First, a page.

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IIS7: HOW TO enable detailed error messages for a website on browsers?

In IIS 7, you can control the detailed error messages being sent to the clients. By default, the detailed error messages can be viewed only by browsing the site from the server itself.

But, this is dangerous because Detailed errors may contain about the inner workings of your web-site. We should allow only trusted persons to see the detailed error messages, that’s why it is configured default to be viewable only from the server.

Example : For a 404.0 error, if the detailed error message is not enabled for the website, then the users will see the following on their browsers:

Server Error

————————————————————————-

HTTP Error 404 – File or directory not found.

If the web browser is installed on the same physical machine as IIS is installed on, the error message may resemble the following:

Server Error in Application “”

————————————————————————–

HTTP Error 404.0 – Not Found

This will be followed by HRESULT, possible cause and resolutions sections.

If you want to enable this detailed error message to be shown on the clients as well, then you need to change the setting in the IIS7 manager.

Follow the below steps for the same:

1. Open the IIS7 manager

2. Select the Website and on its features view, double click on “Error Pages”.

3. Right click and select the “Edit Feature Settings…” or select the same from the Actions pane (in the right hand side)

4. Select the “Detailed errors” radio button and click on OK

5. Now, even your client browsers will be able to see the detailed error messages.

This article gives more information on this detailed error messages with IIS7.

Hope this helps!

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PHP MySQL Update

The UPDATE statement is used to modify data in a table.


Update Data In a Database

The UPDATE statement is used to update existing records in a table.

Syntax

UPDATE table_name
SET column1=value, column2=value2,…
WHERE some_column=some_value

Note:Notice the WHERE clause in the UPDATE syntax. The WHERE clause specifies which record or records that should be updated. If you omit the WHERE clause, all records will be updated!

To learn more about SQL, please visit our SQL tutorial.

To get PHP to execute the statement above we must use the mysql_query() function. This function is used to send a query or command to a MySQL connection.

Example

Earlier in the tutorial we created a table named “Persons”. Here is how it looks:

FirstName LastName Age
Peter Griffin 35
Glenn Quagmire 33

The following example updates some data in the “Persons” table:

<?php
$con = mysql_connect(“localhost”,”peter”,”abc123″);
if (!$con)
{
die(‘Could not connect: ‘ . mysql_error());
}

mysql_select_db(“my_db”, $con);

mysql_query(“UPDATE Persons SET Age = ’36’
WHERE FirstName = ‘Peter’ AND LastName = ‘Griffin'”);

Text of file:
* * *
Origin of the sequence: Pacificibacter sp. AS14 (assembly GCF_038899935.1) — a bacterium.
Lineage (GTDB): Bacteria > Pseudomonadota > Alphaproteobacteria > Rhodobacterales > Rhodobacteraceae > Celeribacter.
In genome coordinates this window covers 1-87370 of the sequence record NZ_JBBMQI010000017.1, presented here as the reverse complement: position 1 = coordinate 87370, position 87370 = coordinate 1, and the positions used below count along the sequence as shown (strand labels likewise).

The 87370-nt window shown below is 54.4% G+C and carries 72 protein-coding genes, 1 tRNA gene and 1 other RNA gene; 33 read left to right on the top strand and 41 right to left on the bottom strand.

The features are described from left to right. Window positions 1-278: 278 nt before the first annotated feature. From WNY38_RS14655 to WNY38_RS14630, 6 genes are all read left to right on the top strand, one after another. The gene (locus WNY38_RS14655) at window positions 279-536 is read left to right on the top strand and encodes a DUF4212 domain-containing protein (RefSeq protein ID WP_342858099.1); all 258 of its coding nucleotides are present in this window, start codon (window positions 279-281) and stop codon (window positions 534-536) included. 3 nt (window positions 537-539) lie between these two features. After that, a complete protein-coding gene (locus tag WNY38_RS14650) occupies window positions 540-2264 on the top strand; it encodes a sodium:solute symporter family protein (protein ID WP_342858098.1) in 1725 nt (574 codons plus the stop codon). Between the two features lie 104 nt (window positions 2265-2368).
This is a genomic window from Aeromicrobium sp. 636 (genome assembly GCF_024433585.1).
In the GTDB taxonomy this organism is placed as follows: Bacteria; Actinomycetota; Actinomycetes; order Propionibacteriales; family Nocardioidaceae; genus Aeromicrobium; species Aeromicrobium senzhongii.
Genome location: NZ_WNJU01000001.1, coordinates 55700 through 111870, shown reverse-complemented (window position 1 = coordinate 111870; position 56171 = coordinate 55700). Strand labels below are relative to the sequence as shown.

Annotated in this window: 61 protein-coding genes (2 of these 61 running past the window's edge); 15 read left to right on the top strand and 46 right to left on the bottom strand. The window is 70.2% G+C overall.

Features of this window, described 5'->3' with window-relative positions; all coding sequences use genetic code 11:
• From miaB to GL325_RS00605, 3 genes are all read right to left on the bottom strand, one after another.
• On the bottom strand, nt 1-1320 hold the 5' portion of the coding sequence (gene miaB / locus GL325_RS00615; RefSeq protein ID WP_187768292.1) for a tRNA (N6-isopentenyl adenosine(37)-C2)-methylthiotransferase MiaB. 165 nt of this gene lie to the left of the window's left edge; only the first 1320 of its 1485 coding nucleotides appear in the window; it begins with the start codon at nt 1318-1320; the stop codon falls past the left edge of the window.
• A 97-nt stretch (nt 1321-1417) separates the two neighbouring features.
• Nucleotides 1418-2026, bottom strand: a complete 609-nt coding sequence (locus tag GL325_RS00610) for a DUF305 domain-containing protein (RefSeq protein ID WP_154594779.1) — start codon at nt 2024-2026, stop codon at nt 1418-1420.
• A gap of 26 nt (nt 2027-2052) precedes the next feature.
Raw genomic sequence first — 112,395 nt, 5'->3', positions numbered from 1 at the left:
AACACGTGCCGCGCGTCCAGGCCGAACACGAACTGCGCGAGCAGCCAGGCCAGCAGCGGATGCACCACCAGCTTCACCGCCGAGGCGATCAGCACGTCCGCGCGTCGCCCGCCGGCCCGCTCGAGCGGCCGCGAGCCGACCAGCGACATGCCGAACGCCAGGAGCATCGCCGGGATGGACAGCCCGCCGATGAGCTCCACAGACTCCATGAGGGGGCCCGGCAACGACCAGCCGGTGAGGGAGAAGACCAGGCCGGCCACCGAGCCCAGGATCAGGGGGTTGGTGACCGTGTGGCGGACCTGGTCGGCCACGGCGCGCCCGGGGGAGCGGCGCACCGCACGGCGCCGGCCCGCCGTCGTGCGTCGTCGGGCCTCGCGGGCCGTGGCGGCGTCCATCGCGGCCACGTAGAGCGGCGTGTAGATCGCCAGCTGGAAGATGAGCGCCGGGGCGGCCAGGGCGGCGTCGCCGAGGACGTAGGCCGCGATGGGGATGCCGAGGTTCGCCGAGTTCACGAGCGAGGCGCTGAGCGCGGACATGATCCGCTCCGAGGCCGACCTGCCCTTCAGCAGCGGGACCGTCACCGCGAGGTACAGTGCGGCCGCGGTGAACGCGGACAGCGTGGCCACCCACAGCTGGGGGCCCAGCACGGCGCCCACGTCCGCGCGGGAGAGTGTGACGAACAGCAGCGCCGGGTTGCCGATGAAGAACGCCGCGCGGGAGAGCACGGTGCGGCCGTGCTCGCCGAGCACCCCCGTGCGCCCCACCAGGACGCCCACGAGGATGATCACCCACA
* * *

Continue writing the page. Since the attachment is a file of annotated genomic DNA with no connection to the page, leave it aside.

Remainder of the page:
mysql_close($con);
?>

After the update, the “Persons” table will look like this:

FirstName LastName Age
Peter Griffin 36
Glenn Quagmire 33
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PHP MySQL The Where Clause

The WHERE clause is used to filter records.


The WHERE clause

The WHERE clause is used to extract only those records that fulfill a specified criterion.

Syntax

SELECT column_name(s)
FROM table_name
WHERE column_name operator value

To learn more about SQL, please visit our SQL tutorial.

To get PHP to execute the statement above we must use the mysql_query() function. This function is used to send a query or command to a MySQL connection.

Example

The following example selects all rows from the “Persons” table where “FirstName=’Peter’:

<?php
$con = mysql_connect(“localhost”,”peter”,”abc123″);
if (!$con)
{
die(‘Could not connect: ‘ . mysql_error());
}mysql_select_db(“my_db”, $con);

$result = mysql_query(“SELECT * FROM Persons
WHERE FirstName=’Peter'”);

while($row = mysql_fetch_array($result))
{
echo $row[‘FirstName’] . ” ” . $row[‘LastName’];
echo “<br />”;
}
?>

The output of the code above will be:

Peter Griffin
________________________________________________________

PHP MySQL Order By Keyword

The ORDER BY keyword is used to sort the data in a recordset.


The ORDER BY Keyword

The ORDER BY keyword is used to sort the data in a recordset.

The ORDER BY keyword sort the records in ascending order by default.

If you want to sort the records in a descending order, you can use the DESC keyword.

Syntax

SELECT column_name(s)
FROM table_name
ORDER BY column_name(s) ASC|DESC

To learn more about SQL, please visit our SQL tutorial.

Example

The following example selects all the data stored in the “Persons” table, and sorts the result by the “Age” column:

<?php
$con = mysql_connect(“localhost”,”peter”,”abc123″);
if (!$con)
{
die(‘Could not connect: ‘ . mysql_error());
}

mysql_select_db(“my_db”, $con);

$result = mysql_query(“SELECT * FROM Persons ORDER BY age”);